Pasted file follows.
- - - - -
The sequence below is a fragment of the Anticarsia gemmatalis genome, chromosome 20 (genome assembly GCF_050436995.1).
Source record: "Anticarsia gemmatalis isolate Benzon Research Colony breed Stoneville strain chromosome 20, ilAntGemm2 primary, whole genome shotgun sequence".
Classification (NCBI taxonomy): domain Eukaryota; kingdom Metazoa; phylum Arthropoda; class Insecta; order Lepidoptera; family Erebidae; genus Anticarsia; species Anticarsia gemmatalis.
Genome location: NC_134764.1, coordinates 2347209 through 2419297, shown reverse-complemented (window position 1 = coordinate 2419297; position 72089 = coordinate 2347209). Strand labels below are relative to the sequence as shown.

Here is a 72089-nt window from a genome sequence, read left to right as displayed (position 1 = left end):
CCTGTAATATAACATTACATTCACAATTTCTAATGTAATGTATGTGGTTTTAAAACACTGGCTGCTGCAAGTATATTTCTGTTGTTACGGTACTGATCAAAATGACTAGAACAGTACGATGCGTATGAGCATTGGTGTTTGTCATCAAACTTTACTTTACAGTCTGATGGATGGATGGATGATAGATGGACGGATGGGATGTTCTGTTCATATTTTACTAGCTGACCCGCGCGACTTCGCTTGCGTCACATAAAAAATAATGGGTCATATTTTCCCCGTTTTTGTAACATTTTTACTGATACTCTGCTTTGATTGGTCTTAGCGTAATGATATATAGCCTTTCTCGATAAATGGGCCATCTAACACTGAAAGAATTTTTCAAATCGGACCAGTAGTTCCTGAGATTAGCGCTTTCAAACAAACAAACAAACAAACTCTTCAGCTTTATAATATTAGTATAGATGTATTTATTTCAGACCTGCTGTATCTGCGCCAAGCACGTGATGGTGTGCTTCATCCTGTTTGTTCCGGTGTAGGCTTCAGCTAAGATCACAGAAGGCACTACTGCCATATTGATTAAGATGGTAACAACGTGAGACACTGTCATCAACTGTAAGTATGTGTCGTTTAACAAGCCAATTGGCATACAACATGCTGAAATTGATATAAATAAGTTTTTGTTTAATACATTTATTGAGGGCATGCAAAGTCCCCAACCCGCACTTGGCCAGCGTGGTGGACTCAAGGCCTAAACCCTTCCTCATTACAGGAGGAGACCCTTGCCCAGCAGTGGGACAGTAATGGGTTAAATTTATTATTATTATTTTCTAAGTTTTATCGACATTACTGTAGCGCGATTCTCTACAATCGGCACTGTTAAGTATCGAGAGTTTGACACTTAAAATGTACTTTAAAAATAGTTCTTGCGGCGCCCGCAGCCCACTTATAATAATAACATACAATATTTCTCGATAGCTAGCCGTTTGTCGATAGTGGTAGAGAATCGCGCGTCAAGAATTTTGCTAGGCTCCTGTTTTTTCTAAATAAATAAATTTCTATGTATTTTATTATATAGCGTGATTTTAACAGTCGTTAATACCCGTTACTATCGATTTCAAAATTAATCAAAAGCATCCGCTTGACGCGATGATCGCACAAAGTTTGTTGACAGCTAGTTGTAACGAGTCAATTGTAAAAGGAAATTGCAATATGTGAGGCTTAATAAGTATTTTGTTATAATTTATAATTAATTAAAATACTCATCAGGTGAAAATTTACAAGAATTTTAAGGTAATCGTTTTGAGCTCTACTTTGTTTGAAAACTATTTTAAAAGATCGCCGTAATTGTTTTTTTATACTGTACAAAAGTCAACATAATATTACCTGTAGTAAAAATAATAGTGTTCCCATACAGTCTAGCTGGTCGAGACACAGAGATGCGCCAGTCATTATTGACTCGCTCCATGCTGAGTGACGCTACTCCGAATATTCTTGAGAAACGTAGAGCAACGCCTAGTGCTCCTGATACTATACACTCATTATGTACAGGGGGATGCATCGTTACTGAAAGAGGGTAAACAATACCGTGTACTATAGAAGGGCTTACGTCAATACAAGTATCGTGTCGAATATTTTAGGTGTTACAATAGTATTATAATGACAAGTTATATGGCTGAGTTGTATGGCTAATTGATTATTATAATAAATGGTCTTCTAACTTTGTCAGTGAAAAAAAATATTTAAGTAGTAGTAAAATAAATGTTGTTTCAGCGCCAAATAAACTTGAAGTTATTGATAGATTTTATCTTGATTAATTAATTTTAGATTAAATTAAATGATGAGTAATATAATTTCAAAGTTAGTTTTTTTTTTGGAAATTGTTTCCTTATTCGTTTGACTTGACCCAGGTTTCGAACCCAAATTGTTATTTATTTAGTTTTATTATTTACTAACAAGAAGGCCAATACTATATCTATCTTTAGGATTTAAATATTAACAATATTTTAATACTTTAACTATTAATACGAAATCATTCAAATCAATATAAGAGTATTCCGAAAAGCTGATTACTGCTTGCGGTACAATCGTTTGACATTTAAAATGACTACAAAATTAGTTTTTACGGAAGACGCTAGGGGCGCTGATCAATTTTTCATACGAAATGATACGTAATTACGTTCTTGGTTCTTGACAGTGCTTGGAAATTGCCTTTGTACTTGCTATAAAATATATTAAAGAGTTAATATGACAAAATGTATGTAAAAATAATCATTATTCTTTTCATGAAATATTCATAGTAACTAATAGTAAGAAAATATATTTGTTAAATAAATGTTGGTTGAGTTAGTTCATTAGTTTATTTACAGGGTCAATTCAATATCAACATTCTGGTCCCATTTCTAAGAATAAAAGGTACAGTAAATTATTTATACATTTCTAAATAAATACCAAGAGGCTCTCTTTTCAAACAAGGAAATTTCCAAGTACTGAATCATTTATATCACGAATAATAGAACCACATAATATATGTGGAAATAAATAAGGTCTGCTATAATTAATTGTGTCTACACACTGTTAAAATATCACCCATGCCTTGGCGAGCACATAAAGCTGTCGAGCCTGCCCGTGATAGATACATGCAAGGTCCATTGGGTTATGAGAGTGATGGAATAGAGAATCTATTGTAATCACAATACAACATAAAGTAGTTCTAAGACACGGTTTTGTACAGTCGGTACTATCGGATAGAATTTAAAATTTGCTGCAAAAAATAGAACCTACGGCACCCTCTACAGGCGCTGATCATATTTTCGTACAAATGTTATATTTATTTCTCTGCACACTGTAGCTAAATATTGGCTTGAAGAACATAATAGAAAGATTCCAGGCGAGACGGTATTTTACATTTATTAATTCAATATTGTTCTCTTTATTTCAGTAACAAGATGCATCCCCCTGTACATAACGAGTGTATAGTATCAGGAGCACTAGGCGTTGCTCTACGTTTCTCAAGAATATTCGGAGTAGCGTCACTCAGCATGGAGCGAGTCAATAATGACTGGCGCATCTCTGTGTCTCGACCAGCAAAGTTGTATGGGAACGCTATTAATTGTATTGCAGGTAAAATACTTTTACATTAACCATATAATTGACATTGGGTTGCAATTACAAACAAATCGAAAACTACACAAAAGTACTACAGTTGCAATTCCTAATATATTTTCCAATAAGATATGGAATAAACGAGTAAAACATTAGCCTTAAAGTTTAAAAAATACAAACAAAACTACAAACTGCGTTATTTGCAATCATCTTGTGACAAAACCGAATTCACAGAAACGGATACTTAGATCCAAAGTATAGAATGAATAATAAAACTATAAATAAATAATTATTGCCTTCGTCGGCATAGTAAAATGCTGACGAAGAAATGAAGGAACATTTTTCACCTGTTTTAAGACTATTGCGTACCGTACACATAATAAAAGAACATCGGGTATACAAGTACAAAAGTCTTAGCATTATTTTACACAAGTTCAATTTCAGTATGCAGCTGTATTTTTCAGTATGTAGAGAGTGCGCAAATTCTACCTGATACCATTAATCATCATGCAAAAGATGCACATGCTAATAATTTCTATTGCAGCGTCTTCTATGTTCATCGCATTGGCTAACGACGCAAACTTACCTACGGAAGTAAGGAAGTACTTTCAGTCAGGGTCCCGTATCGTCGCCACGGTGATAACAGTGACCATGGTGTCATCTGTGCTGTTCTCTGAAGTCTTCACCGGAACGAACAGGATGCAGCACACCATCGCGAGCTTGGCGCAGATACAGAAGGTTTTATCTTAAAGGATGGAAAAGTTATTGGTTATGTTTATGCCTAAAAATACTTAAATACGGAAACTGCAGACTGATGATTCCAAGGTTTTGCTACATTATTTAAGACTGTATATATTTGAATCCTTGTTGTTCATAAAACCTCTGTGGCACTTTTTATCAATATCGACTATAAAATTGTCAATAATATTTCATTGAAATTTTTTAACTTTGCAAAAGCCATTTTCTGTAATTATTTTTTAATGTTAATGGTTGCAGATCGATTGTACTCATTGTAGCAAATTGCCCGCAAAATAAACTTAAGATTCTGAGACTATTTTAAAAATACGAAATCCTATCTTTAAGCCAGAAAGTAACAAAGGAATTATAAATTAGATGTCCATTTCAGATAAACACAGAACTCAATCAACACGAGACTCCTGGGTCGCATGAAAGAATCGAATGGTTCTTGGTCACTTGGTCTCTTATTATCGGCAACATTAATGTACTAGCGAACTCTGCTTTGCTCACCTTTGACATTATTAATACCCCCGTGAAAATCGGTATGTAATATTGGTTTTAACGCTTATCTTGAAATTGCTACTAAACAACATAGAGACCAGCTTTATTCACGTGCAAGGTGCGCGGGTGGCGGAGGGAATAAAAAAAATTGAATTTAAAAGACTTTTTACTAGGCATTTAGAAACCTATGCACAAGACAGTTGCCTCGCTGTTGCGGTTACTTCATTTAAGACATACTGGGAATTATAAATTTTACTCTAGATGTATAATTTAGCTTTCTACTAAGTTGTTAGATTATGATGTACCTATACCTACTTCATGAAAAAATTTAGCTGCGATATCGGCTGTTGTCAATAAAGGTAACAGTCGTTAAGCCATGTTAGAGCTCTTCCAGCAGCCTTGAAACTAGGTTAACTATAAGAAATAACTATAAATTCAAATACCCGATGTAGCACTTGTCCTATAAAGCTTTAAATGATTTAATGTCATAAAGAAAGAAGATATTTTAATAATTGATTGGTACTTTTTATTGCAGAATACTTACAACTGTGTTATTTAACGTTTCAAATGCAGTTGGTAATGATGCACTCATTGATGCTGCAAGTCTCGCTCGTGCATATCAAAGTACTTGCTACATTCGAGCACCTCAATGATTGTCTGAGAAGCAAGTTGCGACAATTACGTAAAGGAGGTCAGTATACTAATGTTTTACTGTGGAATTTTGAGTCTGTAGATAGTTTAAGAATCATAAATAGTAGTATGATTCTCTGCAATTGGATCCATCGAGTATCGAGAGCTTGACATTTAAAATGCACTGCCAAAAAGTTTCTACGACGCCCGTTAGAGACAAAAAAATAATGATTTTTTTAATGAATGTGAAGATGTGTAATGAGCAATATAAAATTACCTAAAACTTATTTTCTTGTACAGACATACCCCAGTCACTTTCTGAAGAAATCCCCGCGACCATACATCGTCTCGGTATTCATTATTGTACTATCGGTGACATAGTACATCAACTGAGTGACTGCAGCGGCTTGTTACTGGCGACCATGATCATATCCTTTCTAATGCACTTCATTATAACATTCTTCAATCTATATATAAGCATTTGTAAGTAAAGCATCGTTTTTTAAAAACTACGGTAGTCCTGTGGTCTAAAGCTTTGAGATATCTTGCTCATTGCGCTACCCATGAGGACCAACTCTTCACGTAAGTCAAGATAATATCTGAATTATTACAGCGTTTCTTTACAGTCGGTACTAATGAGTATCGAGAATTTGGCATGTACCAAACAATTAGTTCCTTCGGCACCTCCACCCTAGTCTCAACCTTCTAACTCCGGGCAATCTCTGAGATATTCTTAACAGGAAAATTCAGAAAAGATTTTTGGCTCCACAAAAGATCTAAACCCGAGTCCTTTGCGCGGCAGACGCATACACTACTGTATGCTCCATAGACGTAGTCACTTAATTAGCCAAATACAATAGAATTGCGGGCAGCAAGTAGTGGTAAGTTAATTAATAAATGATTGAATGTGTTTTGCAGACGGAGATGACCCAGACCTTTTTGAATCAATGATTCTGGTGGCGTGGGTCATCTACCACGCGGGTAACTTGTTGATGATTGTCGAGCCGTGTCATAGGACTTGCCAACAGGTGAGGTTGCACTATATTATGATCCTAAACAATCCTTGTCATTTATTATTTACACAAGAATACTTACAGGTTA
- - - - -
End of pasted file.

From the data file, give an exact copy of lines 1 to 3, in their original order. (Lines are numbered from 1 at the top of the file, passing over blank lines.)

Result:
The sequence below is a fragment of the Anticarsia gemmatalis genome, chromosome 20 (genome assembly GCF_050436995.1).
Source record: "Anticarsia gemmatalis isolate Benzon Research Colony breed Stoneville strain chromosome 20, ilAntGemm2 primary, whole genome shotgun sequence".
Classification (NCBI taxonomy): domain Eukaryota; kingdom Metazoa; phylum Arthropoda; class Insecta; order Lepidoptera; family Erebidae; genus Anticarsia; species Anticarsia gemmatalis.